Ambalam K.,Wollega University
Journal of Sustainable Development | Year: 2014
Food is a basic human right. One of the humanity's significant achievements has been to produce adequate food for the largest growing population. However, the co-existence of chronic hunger and malnutrition with presence of adequate capacities to address it is one of the gravest paradoxes of our time. In one-third of African countries the average daily calorie intake remains below the recommended level of 2100 kcal. The need and importance for greater food sovereignty has emerged out of broader concerns over the negative impact of world's food system on food security and environmental sustainability. Adoption of the food sovereignty principles are essential to empower local communities to have greater control over their productive resources, use and sustain ecologically friendly means of production, and access local markets as well as nutritious and culturally accepted food. The majority of African farmers are smallholders. However, the existing trend of land grabbing in Africa seriously affects food sovereignty in an unprecedented level. Based on the secondary sources, this paper explores different dimensions of the complex relationship between food sovereignty and land grabbing in African countries. It also analyses the various aspects on how the ongoing process of land grabbing in Africa affects food sovereignty which in turn leads to food insecurity of millions. The introduction of intensive agricultural production, due to land grabbing often based on a transformation of complex farming systems for commercial purpose can seriously threaten biodiversity. There is a need to balance the local circumstance while favouring large scale agricultural projects. © 2014 by the authors.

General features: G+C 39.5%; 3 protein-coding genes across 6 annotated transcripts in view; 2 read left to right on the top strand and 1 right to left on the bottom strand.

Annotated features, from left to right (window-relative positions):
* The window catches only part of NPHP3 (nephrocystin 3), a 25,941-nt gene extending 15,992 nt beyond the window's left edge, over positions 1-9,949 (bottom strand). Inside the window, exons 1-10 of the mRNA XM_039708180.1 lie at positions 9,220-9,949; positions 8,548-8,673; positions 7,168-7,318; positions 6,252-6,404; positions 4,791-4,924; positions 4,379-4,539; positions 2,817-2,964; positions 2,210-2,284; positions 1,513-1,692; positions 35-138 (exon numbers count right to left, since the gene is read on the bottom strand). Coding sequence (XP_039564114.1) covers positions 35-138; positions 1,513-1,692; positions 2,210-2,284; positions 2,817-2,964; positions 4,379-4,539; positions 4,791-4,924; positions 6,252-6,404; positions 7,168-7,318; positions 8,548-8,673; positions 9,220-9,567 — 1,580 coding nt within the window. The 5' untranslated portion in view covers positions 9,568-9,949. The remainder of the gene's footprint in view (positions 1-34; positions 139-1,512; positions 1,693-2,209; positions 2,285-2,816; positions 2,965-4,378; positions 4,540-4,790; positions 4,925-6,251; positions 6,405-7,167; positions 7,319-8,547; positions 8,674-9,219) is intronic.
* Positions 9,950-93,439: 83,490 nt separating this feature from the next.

Bacha B.,Wollega University |
Regassa F.G.,Addis Ababa Institute of Technology